Ottway (Neeson) works as a wolf-sniper for a petrol company in the far reaches of Alaska, but is struggling with thoughts of suicide because he misses his wife (Openshaw) so much. Then on a flight to Anchorage, the plane is hit by a severe storm and goes down in the middle of nowhere. There are a handful of survivors, and Ottway soon becomes the leader when they are menaced by howling, growling wolves. Knowing they'd be safer in the treeline, he leads five other men from one peril to another.
It's fairly obvious early on that survival will require a miracle. If the wolves don't get them, they'll probably freeze to death. And if they survive the cold, they have cliffs, rivers and injuries to contend with. Sure enough, the plot quickly adopts a serial-killer approach, as the men fall one by one and the survivors struggle to maintain their resilience.
Yes, it's all rather grim. The scenery may be breathtakingly beautiful, but only if you have a warm cabin to view it from (and a wolf-sniper walking the perimeter). On the other hand, the plot is riddled with niggling improbabilities, the worst of which is the personal vendetta the alpha-wolf seems to have against Ottway. Not to mention the fact that we never believe these wolves are anything other than animated effects with an overwrought sound mix.
Thankfully, the actors all get fairly meaty characters to play, and even though some barely get a chance to register, they all have distinct personalities, thanks to some clever script detail and nice touches by the actors. Grillo has the most interesting role, as a tough guy forced to confront the fear he denies he has. And the film's oddly plaintive, elegiac tone also adds some interest, even if the repeated line "Live and die on this day" becomes a bit maudlin and sappy.
Run time: 117 mins
In Theaters: Friday 27th January 2012
Box Office USA: $51.5M
Box Office Worldwide: $77.3M
Distributed by: Open Road Films
Production compaines: Open Road Films, Inferno Distribution, LD Entertainment, Scott Free Productions, Chambara Pictures, 1984 Private Defense Contractors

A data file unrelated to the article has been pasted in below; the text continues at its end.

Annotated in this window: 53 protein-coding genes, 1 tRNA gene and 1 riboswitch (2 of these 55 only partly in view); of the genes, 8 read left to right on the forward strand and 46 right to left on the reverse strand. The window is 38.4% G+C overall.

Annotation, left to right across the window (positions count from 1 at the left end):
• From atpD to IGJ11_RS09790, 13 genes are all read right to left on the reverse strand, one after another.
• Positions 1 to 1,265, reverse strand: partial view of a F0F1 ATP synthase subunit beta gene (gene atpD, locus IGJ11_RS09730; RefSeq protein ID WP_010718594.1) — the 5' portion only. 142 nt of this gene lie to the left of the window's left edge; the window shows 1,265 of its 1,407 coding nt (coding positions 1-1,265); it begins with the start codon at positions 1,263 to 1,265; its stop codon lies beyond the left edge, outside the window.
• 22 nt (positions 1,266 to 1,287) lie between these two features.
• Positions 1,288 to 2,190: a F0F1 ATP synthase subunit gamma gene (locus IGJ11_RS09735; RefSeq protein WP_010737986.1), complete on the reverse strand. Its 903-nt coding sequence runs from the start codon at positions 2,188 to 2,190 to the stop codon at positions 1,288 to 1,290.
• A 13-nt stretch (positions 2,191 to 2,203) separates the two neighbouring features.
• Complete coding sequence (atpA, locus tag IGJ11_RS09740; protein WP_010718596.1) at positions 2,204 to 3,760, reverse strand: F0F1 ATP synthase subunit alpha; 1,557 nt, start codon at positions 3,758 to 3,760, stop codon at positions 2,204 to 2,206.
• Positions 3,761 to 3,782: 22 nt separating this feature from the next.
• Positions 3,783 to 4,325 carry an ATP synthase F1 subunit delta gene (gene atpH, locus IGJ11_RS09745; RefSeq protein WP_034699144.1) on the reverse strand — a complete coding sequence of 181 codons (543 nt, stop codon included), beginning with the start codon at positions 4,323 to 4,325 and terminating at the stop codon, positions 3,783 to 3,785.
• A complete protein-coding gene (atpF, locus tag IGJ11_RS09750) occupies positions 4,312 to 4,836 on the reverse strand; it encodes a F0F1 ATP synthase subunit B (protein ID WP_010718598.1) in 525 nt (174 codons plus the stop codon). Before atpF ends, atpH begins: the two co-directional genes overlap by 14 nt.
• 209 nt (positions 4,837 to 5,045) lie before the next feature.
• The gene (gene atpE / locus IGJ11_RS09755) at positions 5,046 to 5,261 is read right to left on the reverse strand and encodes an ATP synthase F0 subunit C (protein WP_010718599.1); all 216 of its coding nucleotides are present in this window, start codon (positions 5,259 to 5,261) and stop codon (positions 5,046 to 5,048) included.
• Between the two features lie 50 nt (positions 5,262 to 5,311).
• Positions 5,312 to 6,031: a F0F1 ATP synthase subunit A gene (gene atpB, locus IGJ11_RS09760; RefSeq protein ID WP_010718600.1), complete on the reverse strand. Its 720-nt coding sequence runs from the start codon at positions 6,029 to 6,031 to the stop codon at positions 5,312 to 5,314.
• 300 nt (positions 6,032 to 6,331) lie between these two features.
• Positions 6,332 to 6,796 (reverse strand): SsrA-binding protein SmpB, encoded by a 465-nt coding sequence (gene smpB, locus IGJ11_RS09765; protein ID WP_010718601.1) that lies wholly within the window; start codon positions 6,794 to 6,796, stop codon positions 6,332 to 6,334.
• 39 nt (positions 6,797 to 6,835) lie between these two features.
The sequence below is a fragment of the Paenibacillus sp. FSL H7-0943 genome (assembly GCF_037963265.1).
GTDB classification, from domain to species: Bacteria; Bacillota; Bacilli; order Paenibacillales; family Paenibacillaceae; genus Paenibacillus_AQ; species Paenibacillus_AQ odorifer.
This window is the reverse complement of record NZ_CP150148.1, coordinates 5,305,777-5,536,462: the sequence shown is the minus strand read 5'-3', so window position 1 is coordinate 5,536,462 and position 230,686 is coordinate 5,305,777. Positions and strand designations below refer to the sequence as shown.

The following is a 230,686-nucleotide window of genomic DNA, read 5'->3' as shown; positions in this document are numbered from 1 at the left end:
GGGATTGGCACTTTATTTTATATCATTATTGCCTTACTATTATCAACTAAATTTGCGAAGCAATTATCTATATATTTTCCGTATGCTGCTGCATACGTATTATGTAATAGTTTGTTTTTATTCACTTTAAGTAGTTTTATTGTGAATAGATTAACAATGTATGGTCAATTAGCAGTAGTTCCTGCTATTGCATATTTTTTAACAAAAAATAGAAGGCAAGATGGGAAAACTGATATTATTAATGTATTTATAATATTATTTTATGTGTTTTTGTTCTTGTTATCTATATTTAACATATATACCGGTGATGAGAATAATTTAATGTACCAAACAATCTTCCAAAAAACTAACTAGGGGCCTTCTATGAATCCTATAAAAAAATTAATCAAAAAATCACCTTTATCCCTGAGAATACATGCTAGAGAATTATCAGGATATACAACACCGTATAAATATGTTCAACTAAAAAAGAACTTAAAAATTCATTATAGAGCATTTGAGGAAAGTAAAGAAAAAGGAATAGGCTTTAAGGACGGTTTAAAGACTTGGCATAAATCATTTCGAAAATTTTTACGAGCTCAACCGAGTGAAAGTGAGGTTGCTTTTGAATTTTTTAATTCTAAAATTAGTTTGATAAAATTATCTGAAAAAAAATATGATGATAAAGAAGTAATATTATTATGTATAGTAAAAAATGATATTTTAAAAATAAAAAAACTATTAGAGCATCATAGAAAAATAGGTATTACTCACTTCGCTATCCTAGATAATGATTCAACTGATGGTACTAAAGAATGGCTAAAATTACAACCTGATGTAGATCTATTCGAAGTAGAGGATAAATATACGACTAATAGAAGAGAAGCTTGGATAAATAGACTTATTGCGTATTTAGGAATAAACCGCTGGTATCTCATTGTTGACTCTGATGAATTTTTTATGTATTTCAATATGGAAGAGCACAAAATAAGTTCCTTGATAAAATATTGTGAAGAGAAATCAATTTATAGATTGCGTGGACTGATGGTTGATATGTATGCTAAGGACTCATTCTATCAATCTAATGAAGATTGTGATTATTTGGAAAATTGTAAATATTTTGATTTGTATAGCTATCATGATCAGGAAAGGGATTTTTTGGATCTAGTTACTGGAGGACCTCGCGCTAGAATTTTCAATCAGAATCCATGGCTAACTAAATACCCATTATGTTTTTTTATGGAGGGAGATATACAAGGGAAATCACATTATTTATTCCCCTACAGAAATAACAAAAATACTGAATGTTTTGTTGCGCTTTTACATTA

Contactmusic.com: 3 / 5
Rotten Tomatoes: 79%
Fresh: 149 Rotten: 40
IMDB: 6.8 / 10
Director: Joe Carnahan
Screenwriter: Joe Carnahan, Ian Mackenzie Jeffers
Starring: Liam Neeson as John Ottway, Dermot Mulroney as Jerome Talget, Frank Grillo as John Diaz, Dallas Roberts as Pete Hendrick, Joe Anderson as Todd Flannery, Nonso Anozie as Jackson Burke, James Badge Dale as Luke Lewenden, Ben Bray as Hernandez (as Ben Hernandez Bray), Larissa Stadnichuk as Flight Attendant #1, James Bitonti as Ottway's Father, Jonathan Bitonti as Young Ottway, Anne Openshaw as Ottway's Wife, Peter Girges as Company Clerk, Ella Kosor as Talget's Little Girl, Jacob Blair as Cimoski, Lani Gelera as Flight Attendant
As with his Formula One documentary Senna, filmmaker Asaf Kapadia cleverly uses archival footage to...
This declining franchise really needed a jolt to the head, but the producers disappointingly opt...
Resisting the temptation to capitalise on the camp value of these characters, Channing Tatum and...
Wacky enough to make us smile but never laugh out loud, this screwball comedy harks...
A relentless onslaught of violent action, this movie is notable mainly because there's a woman...
First-time feature filmmaker John Maclean takes a strikingly original approach to the Western, creating a...
Despite this being a film about Sherlock Holmes, the fact that it's not much of...
Both shameless and shamelessly entertaining, this relentlessly boyish movie carries on exactly as the TV...